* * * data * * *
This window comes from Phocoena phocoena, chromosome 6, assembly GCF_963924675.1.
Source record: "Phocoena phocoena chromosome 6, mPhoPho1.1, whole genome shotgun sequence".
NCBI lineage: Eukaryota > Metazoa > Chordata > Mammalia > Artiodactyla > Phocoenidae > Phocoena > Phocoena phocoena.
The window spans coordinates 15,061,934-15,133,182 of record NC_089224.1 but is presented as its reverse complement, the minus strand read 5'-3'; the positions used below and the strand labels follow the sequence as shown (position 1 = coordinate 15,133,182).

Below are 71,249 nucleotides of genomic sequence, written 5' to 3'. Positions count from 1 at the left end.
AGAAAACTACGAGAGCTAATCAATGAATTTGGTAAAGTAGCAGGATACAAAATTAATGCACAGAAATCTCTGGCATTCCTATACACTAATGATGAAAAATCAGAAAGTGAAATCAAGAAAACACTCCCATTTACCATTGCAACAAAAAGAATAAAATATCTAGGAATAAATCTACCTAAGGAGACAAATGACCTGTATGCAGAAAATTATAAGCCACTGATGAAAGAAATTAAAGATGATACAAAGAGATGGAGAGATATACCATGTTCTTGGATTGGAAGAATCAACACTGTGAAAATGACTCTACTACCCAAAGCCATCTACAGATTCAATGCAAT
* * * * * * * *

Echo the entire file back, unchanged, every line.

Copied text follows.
This window comes from Phocoena phocoena, chromosome 6, assembly GCF_963924675.1.
Source record: "Phocoena phocoena chromosome 6, mPhoPho1.1, whole genome shotgun sequence".
NCBI lineage: Eukaryota > Metazoa > Chordata > Mammalia > Artiodactyla > Phocoenidae > Phocoena > Phocoena phocoena.
The window spans coordinates 15,061,934-15,133,182 of record NC_089224.1 but is presented as its reverse complement, the minus strand read 5'-3'; the positions used below and the strand labels follow the sequence as shown (position 1 = coordinate 15,133,182).

Below are 71,249 nucleotides of genomic sequence, written 5' to 3'. Positions count from 1 at the left end.
AGAAAACTACGAGAGCTAATCAATGAATTTGGTAAAGTAGCAGGATACAAAATTAATGCACAGAAATCTCTGGCATTCCTATACACTAATGATGAAAAATCAGAAAGTGAAATCAAGAAAACACTCCCATTTACCATTGCAACAAAAAGAATAAAATATCTAGGAATAAATCTACCTAAGGAGACAAATGACCTGTATGCAGAAAATTATAAGCCACTGATGAAAGAAATTAAAGATGATACAAAGAGATGGAGAGATATACCATGTTCTTGGATTGGAAGAATCAACACTGTGAAAATGACTCTACTACCCAAAGCCATCTACAGATTCAATGCAAT